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¡Sólo cuatro semanas y Papá Noel estarán aquí con todos mis juguetes!
'What's that you say? There's Hurriphoons and Tornacains causing havoc all along the Spanish Coast!!!'
Oh don't be so silly, I got a sunburned nose yet again while having dinner outside on the terrace yesterday, so what was my ex colleague talking about in his 'e' mail message? Well, apparently there was a water spout seen off the coast of Majorca yesterday but sorry guys, it's warm, bright and sunny here with little danger of anything more than a shower expected perhaps sometime next week, anyway, as I've said a million times before, don't exaggerate!
'There's a cold wind doth blow down from the Trussocks' so the saying goes but not here though we do have to light the open log fire most evenings as the difference in temperatures, though still mild, is pretty drastic by some 20 degrees or so, enough to make you shiver after the heat of the day. But with work bringing plenty of wood in, we've free heat in these times of high fuel costs.
Anyway, it's four weeks to Christmas and I've been dusting off the lights ready for a Griswald family seasonal holiday. I've ordered the Turkey, (yes, they have them here in Spain as well though someone said they're not the same as English turkeys! No, that's right, they gobble in Spanish!) and Cortes Ingles have been loading up the shelves with British goods for the ex pats who still enjoy a 'Quality Street' or 'Pringle' after stuffing themselves with 'Spanish Turkey', and I'm no exception. But what of the good cheer and festive fun which people like me look forward to at this special time of the year. Well, thankfully for us it's going to be a pretty decent one with plenty for all without having to break the bank or borrow wildly, which is more than can be said, if the media are right, for a great number of people all over, especially in dear old Blighty.
I, like a number of ex pats over here, am thankful for what I've got and also thankful I'm not caught up in the broiling turmoil of the banks and markets which appear to be making so many peoples lives glum for the coming year. Don't get me wrong, even my own financial future can become unstable at the drop of a hat should the British economy declare bankruptcy, but at least we can eat, pay the bills and sleep in warmth and comfort which is sadly more than a lot of people can look forward to.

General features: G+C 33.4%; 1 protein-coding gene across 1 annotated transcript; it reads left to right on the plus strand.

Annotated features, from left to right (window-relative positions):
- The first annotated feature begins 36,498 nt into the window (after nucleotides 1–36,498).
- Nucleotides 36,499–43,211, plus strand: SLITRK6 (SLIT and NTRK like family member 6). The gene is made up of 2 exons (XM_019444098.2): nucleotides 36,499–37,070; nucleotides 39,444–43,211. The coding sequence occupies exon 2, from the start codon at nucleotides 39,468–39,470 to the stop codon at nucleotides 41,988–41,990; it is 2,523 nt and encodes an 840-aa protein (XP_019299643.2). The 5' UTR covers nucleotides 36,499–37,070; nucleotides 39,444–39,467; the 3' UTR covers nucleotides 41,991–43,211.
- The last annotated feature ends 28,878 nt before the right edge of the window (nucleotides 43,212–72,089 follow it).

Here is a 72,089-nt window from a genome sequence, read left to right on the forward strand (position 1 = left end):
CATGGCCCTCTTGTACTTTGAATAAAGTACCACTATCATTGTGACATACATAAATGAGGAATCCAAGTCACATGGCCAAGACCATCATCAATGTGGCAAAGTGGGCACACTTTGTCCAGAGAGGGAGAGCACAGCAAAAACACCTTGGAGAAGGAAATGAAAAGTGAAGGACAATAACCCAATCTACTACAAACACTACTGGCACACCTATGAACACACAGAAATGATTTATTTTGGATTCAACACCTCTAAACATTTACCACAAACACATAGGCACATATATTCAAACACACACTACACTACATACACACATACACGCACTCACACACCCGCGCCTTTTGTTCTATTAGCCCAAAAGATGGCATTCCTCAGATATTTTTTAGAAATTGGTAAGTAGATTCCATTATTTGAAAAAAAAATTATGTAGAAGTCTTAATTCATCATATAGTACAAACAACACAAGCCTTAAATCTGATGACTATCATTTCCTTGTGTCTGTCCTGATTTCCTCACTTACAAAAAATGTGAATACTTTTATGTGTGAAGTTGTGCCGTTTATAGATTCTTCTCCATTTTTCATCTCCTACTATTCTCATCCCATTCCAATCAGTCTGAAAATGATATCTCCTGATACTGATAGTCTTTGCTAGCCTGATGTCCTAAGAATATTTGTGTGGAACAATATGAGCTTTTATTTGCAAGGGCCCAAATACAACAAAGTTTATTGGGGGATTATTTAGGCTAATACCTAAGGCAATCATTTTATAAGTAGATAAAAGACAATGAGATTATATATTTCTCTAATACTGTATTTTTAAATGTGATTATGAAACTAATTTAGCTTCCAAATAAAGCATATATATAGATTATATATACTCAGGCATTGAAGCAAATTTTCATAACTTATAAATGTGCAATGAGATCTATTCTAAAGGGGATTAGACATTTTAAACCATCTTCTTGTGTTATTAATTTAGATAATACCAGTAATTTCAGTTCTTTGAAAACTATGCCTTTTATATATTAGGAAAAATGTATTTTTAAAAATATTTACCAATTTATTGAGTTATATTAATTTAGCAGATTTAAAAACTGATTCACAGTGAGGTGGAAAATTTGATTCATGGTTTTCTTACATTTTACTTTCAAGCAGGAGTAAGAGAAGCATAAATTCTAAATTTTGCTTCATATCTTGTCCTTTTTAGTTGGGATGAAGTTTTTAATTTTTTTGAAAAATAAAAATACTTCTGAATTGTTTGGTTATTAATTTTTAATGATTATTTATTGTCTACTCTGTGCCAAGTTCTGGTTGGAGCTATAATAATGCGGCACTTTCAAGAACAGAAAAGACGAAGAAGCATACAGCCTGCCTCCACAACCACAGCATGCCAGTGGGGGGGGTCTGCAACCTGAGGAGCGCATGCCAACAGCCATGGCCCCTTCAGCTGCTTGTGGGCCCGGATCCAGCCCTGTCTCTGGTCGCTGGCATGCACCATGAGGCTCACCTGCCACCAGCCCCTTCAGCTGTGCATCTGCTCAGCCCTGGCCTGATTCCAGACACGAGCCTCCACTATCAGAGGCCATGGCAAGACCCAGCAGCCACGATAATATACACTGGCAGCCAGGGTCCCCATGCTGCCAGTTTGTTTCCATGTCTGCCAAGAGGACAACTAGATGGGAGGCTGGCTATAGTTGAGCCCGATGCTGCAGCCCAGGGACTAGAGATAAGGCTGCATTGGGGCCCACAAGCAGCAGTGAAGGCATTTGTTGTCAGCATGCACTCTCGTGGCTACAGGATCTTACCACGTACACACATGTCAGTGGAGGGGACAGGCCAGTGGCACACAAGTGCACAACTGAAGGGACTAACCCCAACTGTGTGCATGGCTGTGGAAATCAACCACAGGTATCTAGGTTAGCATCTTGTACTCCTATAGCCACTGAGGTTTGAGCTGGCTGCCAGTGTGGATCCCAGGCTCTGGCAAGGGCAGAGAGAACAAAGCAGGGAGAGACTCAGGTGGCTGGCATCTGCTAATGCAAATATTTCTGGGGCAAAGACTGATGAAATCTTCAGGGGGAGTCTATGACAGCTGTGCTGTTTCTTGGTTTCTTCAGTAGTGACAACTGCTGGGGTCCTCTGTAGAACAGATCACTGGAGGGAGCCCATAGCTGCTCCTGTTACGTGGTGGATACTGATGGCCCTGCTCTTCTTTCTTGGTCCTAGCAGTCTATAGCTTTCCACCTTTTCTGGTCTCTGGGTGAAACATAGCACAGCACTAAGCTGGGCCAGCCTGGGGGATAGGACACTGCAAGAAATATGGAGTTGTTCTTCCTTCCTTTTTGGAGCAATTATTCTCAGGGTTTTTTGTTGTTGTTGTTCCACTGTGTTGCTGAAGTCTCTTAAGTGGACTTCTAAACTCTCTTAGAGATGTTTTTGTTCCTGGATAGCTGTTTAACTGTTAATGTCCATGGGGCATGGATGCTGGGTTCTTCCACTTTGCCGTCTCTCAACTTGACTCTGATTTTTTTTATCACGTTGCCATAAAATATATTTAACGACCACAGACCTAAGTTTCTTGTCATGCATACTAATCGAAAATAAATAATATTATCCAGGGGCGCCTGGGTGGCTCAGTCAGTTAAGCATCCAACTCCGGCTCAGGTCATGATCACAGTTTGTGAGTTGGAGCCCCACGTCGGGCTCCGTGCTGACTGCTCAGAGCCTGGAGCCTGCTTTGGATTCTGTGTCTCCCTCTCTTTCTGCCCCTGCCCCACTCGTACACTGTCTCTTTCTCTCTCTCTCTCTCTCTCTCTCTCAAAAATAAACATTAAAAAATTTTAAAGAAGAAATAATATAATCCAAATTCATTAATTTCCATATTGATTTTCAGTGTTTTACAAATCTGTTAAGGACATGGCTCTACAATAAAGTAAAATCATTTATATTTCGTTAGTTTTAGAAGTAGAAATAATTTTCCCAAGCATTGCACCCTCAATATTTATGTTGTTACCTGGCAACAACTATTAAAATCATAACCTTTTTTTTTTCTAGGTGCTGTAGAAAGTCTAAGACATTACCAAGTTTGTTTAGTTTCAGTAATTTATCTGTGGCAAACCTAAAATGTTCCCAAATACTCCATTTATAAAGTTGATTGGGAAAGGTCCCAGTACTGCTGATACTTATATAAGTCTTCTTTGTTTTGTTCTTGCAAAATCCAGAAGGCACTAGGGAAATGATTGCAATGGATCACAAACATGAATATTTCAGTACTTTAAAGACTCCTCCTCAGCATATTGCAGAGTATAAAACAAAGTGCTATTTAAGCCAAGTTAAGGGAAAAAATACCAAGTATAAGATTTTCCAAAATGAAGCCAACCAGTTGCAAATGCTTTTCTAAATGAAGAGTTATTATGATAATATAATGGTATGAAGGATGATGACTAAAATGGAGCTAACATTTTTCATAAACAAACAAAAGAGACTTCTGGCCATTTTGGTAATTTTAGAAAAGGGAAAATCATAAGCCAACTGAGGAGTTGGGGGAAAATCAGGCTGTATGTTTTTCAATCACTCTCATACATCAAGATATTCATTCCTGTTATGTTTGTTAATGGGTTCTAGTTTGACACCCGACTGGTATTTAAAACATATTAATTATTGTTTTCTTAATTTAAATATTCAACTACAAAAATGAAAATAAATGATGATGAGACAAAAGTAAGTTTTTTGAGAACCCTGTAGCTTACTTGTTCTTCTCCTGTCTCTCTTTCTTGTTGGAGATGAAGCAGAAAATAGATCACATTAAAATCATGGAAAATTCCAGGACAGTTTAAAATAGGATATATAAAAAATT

Times are hard and families suffer and, though not as bad here in Spain, there is a definite shift towards the more cautious side of life with prices dropping as people tighten their purse strings.
Ah well, soon be summer though I write this in shorts and 't' shirt out in the summer room with the temp around the 70s and a cloudless sky, but I can see clouds ahead building and not just in the weather. Aye, it's a cold wind indeed but I think it's going to freeze!
During the time of choosing, purchasing and embarking on a schedule of regular visits to the villa, was a time to discover the charm of the small mini markets and local shops which fulfilled our day to day needs. Anything larger or out of the ordinary was only available down at one of the newly opened outlets on the coast.
It was apparent however that a large complex structure of some sort was being built a little less than a kilometre away from our home on the road to Cartama which looked to be progressing quickly on every visit.
This structure was completed about the time we moved out here to live but it was only the early part of this year when everything opened completely and we could fully explore first hand the shopping outlet known simply as 'La Trocha'.
Now, imagine a town two thirds the area and population size of Portland which already has three new large hyper store supermarkets servicing a community not adept at readily accepting change, then you will begin to see and wonder how or why such a place was ever planned or built especially as I describe its features and services.
Firstly there's the 1000 plus duel covered and open car park complete with children's play area, taxi and bus park. There's a new BP Garage adjoining complete with the obligatory Venta/restaurant which actually sees customers filling up then going for a drink! Don't ask.
You can get into the main building either by a number of covered entrances direct from your car, or via the impressive frontage main doors adorned with a never ending water stream which runs down ceiling to floor glass windows, quite pretty really. But it's only when you're inside can you see the real scale of just how big the building is. We've had a number of family and friends over whom all agree it's something they would never have expected or experienced in such a small town or anywhere else for that matter.
The ground floor has a number of small outlets like phone and flower shops, but once up onto the mane thoroughfare and you can start shopping for just about anything. There's a huge Dunnes store, something like a M&S in England, then there's a number of clothes shops like Springfield, Clarkes type footwear, perfume, jewellery, toys and many others. Then there's the electrical warehouse which is like a giant Currys. In addition there's the 'Hyper core' food supermarket, I love this place as it has a fresh wet fish, fresh butcher and delicatessen counter which overall is around 30 meters long. It's about one and a half times the size of the Asda in Weymouth just to give you an idea.
Then after this there are more stalls which lead into a circular area which houses several eating outlets from pizza to steaks to tapas to all day breakfast to coffee and cakes, it really does spoil you for choice. Then up the escalator to the eight screen multiplex cinema, then round the balcony to the new Aqua fitness centre with rooftop spa baths and gym. The place is amazing, it's huge and is kept in pristine condition.